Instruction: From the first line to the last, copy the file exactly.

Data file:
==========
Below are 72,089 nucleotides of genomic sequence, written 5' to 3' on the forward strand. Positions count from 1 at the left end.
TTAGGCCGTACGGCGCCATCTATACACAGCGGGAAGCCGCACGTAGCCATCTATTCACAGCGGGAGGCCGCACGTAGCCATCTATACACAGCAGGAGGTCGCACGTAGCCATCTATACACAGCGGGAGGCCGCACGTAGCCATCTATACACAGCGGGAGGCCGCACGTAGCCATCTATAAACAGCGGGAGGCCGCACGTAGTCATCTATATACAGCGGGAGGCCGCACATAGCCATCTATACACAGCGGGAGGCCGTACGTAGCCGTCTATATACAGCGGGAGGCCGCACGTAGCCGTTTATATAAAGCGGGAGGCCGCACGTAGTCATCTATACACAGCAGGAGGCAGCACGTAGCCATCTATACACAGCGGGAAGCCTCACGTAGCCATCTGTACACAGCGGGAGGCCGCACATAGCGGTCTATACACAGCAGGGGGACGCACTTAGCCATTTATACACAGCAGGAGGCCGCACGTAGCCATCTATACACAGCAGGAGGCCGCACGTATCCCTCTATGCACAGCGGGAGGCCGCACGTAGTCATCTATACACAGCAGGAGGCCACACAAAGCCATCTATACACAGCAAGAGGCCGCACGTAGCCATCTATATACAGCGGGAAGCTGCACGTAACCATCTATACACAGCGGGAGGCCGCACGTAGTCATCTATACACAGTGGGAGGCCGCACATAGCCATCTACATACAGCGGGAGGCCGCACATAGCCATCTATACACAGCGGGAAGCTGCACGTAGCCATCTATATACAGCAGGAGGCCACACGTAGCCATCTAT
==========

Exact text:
Below are 72,089 nucleotides of genomic sequence, written 5' to 3' on the forward strand. Positions count from 1 at the left end.
TTAGGCCGTACGGCGCCATCTATACACAGCGGGAAGCCGCACGTAGCCATCTATTCACAGCGGGAGGCCGCACGTAGCCATCTATACACAGCAGGAGGTCGCACGTAGCCATCTATACACAGCGGGAGGCCGCACGTAGCCATCTATACACAGCGGGAGGCCGCACGTAGCCATCTATAAACAGCGGGAGGCCGCACGTAGTCATCTATATACAGCGGGAGGCCGCACATAGCCATCTATACACAGCGGGAGGCCGTACGTAGCCGTCTATATACAGCGGGAGGCCGCACGTAGCCGTTTATATAAAGCGGGAGGCCGCACGTAGTCATCTATACACAGCAGGAGGCAGCACGTAGCCATCTATACACAGCGGGAAGCCTCACGTAGCCATCTGTACACAGCGGGAGGCCGCACATAGCGGTCTATACACAGCAGGGGGACGCACTTAGCCATTTATACACAGCAGGAGGCCGCACGTAGCCATCTATACACAGCAGGAGGCCGCACGTATCCCTCTATGCACAGCGGGAGGCCGCACGTAGTCATCTATACACAGCAGGAGGCCACACAAAGCCATCTATACACAGCAAGAGGCCGCACGTAGCCATCTATATACAGCGGGAAGCTGCACGTAACCATCTATACACAGCGGGAGGCCGCACGTAGTCATCTATACACAGTGGGAGGCCGCACATAGCCATCTACATACAGCGGGAGGCCGCACATAGCCATCTATACACAGCGGGAAGCTGCACGTAGCCATCTATATACAGCAGGAGGCCACACGTAGCCATCTAT